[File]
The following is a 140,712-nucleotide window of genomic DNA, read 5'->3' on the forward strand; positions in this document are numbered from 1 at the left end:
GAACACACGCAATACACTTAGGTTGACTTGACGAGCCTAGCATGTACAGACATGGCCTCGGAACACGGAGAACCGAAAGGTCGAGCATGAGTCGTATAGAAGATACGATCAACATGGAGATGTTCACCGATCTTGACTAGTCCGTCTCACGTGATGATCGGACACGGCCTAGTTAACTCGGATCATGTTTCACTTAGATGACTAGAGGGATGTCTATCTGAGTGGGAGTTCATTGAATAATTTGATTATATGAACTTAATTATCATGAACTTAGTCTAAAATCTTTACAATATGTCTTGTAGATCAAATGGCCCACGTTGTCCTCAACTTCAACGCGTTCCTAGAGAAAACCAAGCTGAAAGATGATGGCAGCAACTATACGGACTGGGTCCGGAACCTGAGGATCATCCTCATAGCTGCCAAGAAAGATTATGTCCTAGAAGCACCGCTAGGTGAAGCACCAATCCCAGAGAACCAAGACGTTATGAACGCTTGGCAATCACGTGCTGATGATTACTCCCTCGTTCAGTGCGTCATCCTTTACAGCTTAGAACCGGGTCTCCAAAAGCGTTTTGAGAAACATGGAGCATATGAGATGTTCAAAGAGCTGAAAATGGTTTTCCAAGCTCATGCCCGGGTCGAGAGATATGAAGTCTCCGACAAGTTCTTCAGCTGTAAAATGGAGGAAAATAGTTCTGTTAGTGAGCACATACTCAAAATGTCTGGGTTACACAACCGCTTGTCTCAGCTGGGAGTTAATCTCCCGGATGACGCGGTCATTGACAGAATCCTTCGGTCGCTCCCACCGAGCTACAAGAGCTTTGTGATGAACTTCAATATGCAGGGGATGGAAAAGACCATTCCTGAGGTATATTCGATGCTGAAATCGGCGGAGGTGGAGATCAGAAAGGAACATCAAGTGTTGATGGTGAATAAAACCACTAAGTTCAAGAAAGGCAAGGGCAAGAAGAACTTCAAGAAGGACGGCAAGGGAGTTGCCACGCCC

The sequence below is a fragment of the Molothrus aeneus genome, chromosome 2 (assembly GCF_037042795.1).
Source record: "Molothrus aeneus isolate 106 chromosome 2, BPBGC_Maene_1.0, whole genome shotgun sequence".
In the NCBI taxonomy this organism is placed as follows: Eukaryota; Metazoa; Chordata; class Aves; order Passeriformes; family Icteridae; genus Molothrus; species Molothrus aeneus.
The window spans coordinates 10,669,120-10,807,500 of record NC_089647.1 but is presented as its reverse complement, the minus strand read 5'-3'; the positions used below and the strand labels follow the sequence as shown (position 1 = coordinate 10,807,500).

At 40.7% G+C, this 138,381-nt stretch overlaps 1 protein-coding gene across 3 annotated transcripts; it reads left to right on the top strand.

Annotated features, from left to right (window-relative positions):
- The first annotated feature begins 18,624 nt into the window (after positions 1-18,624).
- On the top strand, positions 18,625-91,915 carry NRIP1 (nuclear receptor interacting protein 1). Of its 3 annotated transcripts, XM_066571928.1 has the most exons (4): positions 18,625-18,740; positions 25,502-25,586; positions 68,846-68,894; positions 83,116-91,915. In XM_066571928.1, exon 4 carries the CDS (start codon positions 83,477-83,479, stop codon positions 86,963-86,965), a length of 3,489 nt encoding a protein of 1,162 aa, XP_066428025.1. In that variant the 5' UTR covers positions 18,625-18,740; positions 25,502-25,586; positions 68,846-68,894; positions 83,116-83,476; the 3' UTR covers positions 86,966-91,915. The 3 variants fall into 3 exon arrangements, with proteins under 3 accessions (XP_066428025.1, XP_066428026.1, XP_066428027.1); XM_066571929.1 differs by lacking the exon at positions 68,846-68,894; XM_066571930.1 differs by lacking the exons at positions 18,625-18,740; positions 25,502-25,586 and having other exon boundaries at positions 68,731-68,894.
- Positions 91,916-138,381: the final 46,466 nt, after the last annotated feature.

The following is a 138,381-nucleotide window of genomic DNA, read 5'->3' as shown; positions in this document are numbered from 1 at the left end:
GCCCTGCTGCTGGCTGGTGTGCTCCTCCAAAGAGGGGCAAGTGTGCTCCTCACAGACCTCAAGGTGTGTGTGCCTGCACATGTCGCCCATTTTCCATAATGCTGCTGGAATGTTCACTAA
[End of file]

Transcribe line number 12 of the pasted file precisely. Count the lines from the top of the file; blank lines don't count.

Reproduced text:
The following is a 138,381-nucleotide window of genomic DNA, read 5'->3' as shown; positions in this document are numbered from 1 at the left end: